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  • Aaliyah Iona

Let's not forget, being kind is free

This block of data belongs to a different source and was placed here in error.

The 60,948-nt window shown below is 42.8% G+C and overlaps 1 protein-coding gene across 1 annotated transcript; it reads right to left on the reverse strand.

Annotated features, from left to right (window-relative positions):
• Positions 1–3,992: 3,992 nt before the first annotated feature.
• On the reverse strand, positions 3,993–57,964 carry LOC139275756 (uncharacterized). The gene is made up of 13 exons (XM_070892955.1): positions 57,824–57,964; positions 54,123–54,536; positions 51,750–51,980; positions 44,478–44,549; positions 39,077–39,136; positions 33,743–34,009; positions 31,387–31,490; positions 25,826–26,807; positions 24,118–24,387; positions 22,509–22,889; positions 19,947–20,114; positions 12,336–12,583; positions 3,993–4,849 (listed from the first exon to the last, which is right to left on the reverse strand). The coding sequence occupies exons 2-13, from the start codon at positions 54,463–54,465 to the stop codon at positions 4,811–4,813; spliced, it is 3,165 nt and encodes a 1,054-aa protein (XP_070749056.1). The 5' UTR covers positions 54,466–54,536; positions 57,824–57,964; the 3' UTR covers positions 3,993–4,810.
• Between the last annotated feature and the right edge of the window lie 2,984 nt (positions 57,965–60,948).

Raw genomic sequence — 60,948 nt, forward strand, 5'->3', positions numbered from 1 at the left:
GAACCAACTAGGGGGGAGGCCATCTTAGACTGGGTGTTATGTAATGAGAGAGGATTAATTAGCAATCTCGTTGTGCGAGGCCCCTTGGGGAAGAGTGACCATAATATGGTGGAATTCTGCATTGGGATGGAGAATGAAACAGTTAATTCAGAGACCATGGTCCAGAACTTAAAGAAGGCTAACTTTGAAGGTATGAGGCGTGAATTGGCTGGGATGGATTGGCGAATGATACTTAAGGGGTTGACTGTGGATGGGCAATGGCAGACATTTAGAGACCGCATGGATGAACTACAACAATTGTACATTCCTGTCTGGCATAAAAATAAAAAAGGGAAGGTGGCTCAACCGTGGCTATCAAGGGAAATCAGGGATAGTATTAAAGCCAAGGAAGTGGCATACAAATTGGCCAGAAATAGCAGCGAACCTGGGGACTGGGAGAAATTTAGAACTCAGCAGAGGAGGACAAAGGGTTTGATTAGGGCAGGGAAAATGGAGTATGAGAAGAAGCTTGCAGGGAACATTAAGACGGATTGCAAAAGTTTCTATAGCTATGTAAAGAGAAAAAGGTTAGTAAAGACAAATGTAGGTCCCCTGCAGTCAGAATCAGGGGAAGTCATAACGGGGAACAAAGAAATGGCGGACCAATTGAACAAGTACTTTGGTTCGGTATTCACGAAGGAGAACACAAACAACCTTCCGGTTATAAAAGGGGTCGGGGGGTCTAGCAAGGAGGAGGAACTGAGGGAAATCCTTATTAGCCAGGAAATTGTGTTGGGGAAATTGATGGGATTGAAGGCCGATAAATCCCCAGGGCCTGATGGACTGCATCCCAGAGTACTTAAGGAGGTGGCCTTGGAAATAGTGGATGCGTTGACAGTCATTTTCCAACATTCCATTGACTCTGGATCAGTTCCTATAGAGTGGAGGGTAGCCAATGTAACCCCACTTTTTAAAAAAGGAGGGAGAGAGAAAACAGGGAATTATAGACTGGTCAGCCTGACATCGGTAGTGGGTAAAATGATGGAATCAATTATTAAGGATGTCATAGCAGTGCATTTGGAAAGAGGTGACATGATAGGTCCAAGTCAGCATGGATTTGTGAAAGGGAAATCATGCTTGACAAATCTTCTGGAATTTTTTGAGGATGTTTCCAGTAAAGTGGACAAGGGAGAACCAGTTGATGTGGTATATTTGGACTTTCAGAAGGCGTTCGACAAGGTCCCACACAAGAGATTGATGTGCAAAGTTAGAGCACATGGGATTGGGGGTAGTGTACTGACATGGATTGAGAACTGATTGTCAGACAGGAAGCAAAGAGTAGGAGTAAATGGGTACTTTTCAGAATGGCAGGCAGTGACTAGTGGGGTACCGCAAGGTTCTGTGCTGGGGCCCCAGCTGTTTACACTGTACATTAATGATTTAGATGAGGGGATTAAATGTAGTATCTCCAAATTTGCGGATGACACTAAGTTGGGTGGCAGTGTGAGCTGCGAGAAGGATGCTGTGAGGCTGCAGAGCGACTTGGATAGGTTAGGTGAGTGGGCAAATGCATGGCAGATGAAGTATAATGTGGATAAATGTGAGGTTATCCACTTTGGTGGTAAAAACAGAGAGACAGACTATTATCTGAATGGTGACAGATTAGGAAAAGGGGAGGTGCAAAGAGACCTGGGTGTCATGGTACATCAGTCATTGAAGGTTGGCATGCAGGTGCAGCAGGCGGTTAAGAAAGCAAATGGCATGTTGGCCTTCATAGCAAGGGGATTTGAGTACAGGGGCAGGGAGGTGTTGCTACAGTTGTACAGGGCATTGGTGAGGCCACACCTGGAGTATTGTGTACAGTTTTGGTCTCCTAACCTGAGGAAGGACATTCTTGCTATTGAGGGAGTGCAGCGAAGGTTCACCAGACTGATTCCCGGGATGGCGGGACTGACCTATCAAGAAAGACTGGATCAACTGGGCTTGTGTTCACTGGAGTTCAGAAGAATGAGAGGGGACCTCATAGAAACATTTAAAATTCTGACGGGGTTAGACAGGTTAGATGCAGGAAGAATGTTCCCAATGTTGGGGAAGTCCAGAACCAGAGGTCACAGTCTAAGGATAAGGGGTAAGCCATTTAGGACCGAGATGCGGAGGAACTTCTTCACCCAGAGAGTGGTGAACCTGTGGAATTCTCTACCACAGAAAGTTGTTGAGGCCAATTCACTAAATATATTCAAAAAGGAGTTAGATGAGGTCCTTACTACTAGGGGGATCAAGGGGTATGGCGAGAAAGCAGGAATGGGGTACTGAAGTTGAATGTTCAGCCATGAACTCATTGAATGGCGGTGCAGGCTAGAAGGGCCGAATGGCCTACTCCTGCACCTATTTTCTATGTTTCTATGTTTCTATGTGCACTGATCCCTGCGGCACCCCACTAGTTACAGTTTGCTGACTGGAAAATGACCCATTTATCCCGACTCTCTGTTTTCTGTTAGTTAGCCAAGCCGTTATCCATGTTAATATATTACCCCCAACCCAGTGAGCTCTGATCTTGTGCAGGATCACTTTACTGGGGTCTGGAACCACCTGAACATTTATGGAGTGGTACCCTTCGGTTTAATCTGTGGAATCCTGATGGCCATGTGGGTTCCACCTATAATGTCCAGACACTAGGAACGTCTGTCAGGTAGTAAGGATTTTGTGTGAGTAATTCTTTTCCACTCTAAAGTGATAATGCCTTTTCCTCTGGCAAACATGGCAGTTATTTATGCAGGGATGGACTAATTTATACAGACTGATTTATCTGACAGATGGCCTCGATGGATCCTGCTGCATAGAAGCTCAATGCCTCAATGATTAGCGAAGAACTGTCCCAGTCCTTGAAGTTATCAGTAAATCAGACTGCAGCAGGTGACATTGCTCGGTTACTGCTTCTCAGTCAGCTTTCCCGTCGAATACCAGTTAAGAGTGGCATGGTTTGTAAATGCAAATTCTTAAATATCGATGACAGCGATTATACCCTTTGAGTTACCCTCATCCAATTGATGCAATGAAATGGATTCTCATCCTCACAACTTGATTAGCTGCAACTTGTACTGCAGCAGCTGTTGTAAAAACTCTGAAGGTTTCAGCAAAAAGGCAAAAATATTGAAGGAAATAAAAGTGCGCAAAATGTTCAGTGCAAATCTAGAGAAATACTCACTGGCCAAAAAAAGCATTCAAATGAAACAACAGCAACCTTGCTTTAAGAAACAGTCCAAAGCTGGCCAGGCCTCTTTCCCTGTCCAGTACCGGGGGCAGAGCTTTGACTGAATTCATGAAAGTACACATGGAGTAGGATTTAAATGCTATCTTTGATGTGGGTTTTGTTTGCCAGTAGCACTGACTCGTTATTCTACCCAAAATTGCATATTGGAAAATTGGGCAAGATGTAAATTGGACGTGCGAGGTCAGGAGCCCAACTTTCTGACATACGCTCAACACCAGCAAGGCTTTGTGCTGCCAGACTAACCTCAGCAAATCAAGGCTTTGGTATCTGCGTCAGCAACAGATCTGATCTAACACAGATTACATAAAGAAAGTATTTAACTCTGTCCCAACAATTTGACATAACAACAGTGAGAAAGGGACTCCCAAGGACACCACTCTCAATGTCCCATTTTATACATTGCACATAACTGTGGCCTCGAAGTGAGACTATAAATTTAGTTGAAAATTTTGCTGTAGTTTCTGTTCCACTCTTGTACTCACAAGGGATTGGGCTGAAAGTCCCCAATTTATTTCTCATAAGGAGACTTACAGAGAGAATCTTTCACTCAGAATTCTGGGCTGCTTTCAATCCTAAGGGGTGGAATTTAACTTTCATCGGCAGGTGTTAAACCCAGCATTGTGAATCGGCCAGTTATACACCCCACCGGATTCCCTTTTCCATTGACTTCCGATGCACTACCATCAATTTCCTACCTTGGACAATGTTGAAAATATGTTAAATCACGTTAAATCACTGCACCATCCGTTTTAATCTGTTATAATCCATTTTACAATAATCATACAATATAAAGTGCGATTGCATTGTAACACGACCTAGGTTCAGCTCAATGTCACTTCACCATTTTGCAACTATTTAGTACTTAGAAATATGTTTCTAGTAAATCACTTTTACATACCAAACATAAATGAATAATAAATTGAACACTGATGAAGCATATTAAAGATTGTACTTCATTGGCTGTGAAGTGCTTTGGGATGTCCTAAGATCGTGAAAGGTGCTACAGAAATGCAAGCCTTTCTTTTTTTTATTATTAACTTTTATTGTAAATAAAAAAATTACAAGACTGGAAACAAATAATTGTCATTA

I had another post in my mind for my next blog entry, but having recently watched Jesy Nelson’s latest documentary, ‘Odd One Out’ I decided I wanted to post this instead. Anyone who knows me will know I am partial to taking the mick out of others as I do myself. It’s the friendly term we in Britain call ‘banter’. However, on the flipside of harmless teasing and scarily as popular is, trolling. To an extent, I don’t think it had occurred to me how widespread trolling had become until I watched the following documentary. I like so many others can recall all the talk of Jesy’s appearance over social media and the news, and not once did it cross my mind that she had seen it too. It didn’t occur to me that someone had to go to bed and wake up experiencing such blatant discussion and opinions on something beyond their control. I fully accept that I've done some questionable shit and not always acted the kindest because children can be cruel. But I own that, and I make a conscious effort to be better than that. It is sickening people can take so much enjoyment in making others miserable, and it shouldn't be encouraged. This isn’t a long post, it’s simply a reminder that knocking someone down never builds you up. Back in 2011 when Little Mix won the X-Factor and memes of Jesy as E.T went around I shrugged it off as a cruel joke. That was until I watched the extent that continuous criticism has had on Jesy’s life. A poignant moment in the documentary for me was when her bandmates describe her being overly critical of her work and losing the passion she once had because of the trolling. Too often when people are in the public eye criticism is considered part of the territory. I strongly disagree with this statement. No one deserves abuse for doing their job or worse still, being themselves. I remember reciting the phrase “sticks and stones may break my bones but words will never hurt me” because my grandad told me so following one of many fights during primary school, but sadly it’s untrue. Words do hurt. I remember feeling insecure because of some of the things people said at school about me following a fight/argument, and I was not okay. To my advantage, I have a personality where after a while I think, "Fxck your opinion" and I keep on living because I'm not here to impress or prove myself. I'm only here to be me.  Last month I watched the three-part documentary about Jade Goody. It recalled how the British press would openly call Jade a 'slag' and a 'pig', and I was horrified. On reflection, we can all agree it was never okay. Still, we are living in a society whereby everyday people think it is acceptable to harass and bully others unapologetically. It's crazy. How did we get here? I love the ability social media gives us to be expressive and connect with people across the world but the documentary is a reminder it shouldn’t be abused. If you haven’t watched 'Odd One Out' already, please do as it’s truly eye opening. I encourage anyone feeling low for whatever reason to always speak up as there are more people concerned than you think.

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